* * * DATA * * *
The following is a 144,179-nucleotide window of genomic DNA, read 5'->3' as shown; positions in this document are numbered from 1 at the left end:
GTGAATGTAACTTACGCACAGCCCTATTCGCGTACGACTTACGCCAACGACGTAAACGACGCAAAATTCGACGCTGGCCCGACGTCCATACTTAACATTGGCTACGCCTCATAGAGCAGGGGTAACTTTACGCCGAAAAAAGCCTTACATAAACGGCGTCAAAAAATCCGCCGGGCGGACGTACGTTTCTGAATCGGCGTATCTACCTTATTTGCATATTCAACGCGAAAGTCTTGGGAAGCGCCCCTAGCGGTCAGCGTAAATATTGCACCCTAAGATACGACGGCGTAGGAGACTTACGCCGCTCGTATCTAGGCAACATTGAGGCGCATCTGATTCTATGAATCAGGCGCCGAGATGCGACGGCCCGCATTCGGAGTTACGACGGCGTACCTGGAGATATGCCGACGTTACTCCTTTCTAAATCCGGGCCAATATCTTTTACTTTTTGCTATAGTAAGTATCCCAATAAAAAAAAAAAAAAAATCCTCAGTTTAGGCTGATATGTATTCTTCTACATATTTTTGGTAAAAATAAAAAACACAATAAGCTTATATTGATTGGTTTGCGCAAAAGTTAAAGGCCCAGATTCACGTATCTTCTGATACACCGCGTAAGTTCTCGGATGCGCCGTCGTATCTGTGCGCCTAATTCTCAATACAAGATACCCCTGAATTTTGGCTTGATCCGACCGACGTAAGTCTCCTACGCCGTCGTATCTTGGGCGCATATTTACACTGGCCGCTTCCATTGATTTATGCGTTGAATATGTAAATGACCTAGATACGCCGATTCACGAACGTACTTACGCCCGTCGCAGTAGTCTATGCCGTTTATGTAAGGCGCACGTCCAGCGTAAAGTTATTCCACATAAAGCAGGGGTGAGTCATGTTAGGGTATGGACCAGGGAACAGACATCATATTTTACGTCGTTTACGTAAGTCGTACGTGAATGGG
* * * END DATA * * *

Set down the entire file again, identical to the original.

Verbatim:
The following is a 144,179-nucleotide window of genomic DNA, read 5'->3' as shown; positions in this document are numbered from 1 at the left end:
GTGAATGTAACTTACGCACAGCCCTATTCGCGTACGACTTACGCCAACGACGTAAACGACGCAAAATTCGACGCTGGCCCGACGTCCATACTTAACATTGGCTACGCCTCATAGAGCAGGGGTAACTTTACGCCGAAAAAAGCCTTACATAAACGGCGTCAAAAAATCCGCCGGGCGGACGTACGTTTCTGAATCGGCGTATCTACCTTATTTGCATATTCAACGCGAAAGTCTTGGGAAGCGCCCCTAGCGGTCAGCGTAAATATTGCACCCTAAGATACGACGGCGTAGGAGACTTACGCCGCTCGTATCTAGGCAACATTGAGGCGCATCTGATTCTATGAATCAGGCGCCGAGATGCGACGGCCCGCATTCGGAGTTACGACGGCGTACCTGGAGATATGCCGACGTTACTCCTTTCTAAATCCGGGCCAATATCTTTTACTTTTTGCTATAGTAAGTATCCCAATAAAAAAAAAAAAAAAATCCTCAGTTTAGGCTGATATGTATTCTTCTACATATTTTTGGTAAAAATAAAAAACACAATAAGCTTATATTGATTGGTTTGCGCAAAAGTTAAAGGCCCAGATTCACGTATCTTCTGATACACCGCGTAAGTTCTCGGATGCGCCGTCGTATCTGTGCGCCTAATTCTCAATACAAGATACCCCTGAATTTTGGCTTGATCCGACCGACGTAAGTCTCCTACGCCGTCGTATCTTGGGCGCATATTTACACTGGCCGCTTCCATTGATTTATGCGTTGAATATGTAAATGACCTAGATACGCCGATTCACGAACGTACTTACGCCCGTCGCAGTAGTCTATGCCGTTTATGTAAGGCGCACGTCCAGCGTAAAGTTATTCCACATAAAGCAGGGGTGAGTCATGTTAGGGTATGGACCAGGGAACAGACATCATATTTTACGTCGTTTACGTAAGTCGTACGTGAATGGG